Study makes case for emergency care reform
The waiting times at St Luke's Hospital's accident and emergency department fall within the criteria established by the United Kingdom's Audit Commission, a study by a medical doctor shows.
The commission's 2001 report said that by 2004 nobody should wait for more than four hours in accident and emergency departments from arrival to admission, transfer or discharge. It said the average waiting times in such a department should fall to 75 minutes.
The study, submitted for a Master's degree in health services management by Tanya Melillo, shows that 96 per cent of cases were dealt with in the first three hours.
In Malta there are no established criteria for waiting times at the emergency department, the hospital services' information and communications department executive head Tonio Bonello said. He said this was because patients who were more seriously ill or injured were seen first while others had to wait accordingly, irrespective of the time they registered at reception.
However, he said, the figures in the thesis were deemed to be very acceptable, especially when comparing them to waiting times in similar departments in hospitals abroad.
The emergency department at St Luke's works on a triage priority system under which those people considered a high emergency are given first priority; those who are an emergency but can wait are given second priority and those not an emergency are given a third priority.
"This is not a first come, first served basis service," Mr Bonello said.
The study shows that the number of people attending the department increased from year to year and went up from 91,110 in 1997 to 118,785 in 2002.
Dr Melillo carried out an in-depth study among 2,592 people on waiting times during a two-week period in September 2002.
The thesis showed that more than 20 per cent of the first priority clients were seen to in the first 30 minutes and about seven per cent after less than an hour. Fewer than five per cent were seen to after an hour and two hours and about one per cent before three hours.
The thesis also indicated that just under half the respondents were not aware of the existence of the triage system. The Medical Association of Malta's general secretary, Martin Balzan, explained that the people who were given third priority did not need to receive treatment by the emergency department. They could be treated at health centres or by a general practitioner.
According to the thesis, an assessment carried out when the patient arrived at the casualty department showed that more than 31,000 cases were third priority but after they were seen by a doctor the number of people whose case was not considered an emergency rose to 35,336.
Mr Bonello emphasised that patients who could be seen by their own doctor or go to a health centre but were instead using the emergency department were clearly increasing the overall waiting-time in any given period. The MAM representative described this as "a problem" and said there was the need to create awareness through an education campaign that non-emergencies should not go to the casualty department.
He insisted that the answer to this situation was not to increase the number of doctors working within the department but to educate people to seek medical treatment elsewhere if their case was not an emergency.
Dr Balzan said violence at the casualty department was usually the result of patients not being aware of the system and, therefore, not understanding why people who arrived after them were seen to before.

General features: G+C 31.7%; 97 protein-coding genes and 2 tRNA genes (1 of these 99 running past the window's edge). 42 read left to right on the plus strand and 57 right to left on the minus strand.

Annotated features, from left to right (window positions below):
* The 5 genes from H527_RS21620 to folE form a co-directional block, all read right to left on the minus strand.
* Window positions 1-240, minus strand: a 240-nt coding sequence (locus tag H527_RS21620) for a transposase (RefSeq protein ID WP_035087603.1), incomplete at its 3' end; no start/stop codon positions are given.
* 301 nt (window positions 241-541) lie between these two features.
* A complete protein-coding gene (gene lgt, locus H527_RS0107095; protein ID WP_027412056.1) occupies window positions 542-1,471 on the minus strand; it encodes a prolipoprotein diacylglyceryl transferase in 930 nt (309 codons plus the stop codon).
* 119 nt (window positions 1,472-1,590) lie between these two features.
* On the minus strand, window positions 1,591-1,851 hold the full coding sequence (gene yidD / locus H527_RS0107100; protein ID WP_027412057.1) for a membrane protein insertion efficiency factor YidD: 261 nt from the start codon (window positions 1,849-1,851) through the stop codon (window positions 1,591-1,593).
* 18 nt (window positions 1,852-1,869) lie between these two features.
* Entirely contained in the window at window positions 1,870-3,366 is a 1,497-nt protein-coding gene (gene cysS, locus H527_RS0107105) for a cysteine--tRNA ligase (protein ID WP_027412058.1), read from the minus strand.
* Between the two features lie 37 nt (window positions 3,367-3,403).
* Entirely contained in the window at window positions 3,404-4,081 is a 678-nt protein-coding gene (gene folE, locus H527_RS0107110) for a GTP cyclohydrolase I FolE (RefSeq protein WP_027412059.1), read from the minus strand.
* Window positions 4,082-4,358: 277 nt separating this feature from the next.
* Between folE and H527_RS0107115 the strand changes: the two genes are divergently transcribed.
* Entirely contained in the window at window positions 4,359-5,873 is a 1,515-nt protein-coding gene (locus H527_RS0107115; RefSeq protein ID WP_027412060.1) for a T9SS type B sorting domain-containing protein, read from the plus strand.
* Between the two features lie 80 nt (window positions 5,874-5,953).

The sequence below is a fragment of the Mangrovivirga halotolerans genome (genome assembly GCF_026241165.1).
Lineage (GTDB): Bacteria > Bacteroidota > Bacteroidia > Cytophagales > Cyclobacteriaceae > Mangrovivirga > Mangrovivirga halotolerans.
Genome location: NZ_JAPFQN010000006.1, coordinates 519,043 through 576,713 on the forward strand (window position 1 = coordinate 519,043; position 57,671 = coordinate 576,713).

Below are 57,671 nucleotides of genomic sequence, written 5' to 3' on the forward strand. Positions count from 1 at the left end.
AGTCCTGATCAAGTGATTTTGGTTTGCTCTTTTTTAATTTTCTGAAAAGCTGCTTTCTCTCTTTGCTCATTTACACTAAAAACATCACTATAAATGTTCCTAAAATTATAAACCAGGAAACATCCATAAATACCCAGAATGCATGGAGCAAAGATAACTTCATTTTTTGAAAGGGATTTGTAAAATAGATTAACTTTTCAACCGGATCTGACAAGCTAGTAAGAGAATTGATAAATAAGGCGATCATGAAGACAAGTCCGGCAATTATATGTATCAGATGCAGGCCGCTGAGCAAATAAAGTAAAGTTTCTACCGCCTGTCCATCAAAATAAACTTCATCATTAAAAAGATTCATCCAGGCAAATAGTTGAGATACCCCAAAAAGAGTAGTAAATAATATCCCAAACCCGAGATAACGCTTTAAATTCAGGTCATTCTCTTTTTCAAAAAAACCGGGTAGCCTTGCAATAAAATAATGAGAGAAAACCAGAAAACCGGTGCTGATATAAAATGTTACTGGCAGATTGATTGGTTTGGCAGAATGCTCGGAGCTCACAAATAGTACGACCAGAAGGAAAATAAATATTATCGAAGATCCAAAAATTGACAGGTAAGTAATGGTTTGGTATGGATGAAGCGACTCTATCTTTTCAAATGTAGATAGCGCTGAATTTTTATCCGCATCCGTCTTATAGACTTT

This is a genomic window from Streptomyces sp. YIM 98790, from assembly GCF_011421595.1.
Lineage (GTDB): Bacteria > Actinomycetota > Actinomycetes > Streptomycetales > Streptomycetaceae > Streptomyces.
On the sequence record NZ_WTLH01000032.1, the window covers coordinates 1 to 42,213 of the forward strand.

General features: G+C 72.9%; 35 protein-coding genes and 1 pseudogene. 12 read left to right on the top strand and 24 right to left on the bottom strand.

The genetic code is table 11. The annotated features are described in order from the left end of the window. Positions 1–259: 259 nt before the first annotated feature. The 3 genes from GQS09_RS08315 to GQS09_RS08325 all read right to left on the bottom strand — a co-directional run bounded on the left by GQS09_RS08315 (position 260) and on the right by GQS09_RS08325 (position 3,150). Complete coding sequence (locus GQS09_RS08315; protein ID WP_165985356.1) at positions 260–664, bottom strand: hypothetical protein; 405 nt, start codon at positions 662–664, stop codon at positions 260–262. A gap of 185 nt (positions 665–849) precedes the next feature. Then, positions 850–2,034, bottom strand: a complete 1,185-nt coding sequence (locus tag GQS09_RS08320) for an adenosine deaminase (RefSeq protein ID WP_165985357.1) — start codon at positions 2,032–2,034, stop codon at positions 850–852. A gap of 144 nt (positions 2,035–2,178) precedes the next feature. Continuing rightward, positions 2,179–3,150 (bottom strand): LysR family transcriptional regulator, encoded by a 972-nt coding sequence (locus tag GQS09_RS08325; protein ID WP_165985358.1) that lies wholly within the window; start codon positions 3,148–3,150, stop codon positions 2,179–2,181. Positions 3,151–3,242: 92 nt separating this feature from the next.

He also stressed that the MAM was against closing the Gzira and Floriana health centres during the night as this would create more pressure on the casualty department.
A survey included in the thesis among 30 people shows that 100 per cent of the patients were satisfied after being seen by a doctor. Seventy-seven per cent of those questioned said they were not prepared to pay for the emergency service.
The author of the thesis said that an effective emergency care system must be built on best practice and must meet a number of basic principles, including that the services are designed from the patient's point of view and that patients should receive consistent response. Dr Melillo says a number of changes must take place for the reform of emergency care.
These include the streaming of different categories of patients. Three kinds of services need to be available to meet the needs of four broad groups of patients who go to the department, with patients who require immediate resuscitation and those with major injuries in the first category, patients with less urgent but potentially serious medical or surgical problems who require detailed assessment before a firm decision can be made about their clinical management as the second category.
Patients with moderate illness or minor injuries but who are unlikely to require admission to hospital as the third category and the fourth category made up of patients with "primary care problems".
The author adds that the casualty department needs to be split into three sections to separate the three streams of patients.
Dr Melillo said the first two categories of patients would be seen by senior staff, senior house officers with supervision from senior registrars and a consultant. The third category would be treated by senior house officers, who will consult their senior in case of difficulties, while the last category can be seen separately by a nurse and a family practitioner.
"Reforming emergency care will mean an end to waiting which has, for far too long characterised a patient's experience of emergency care.
It will ensure simplified access to patients and consistent, high quality assessment of their needs. Any increases in resources need to be targeted at specific improvements in waiting times or quality of care," the thesis concludes.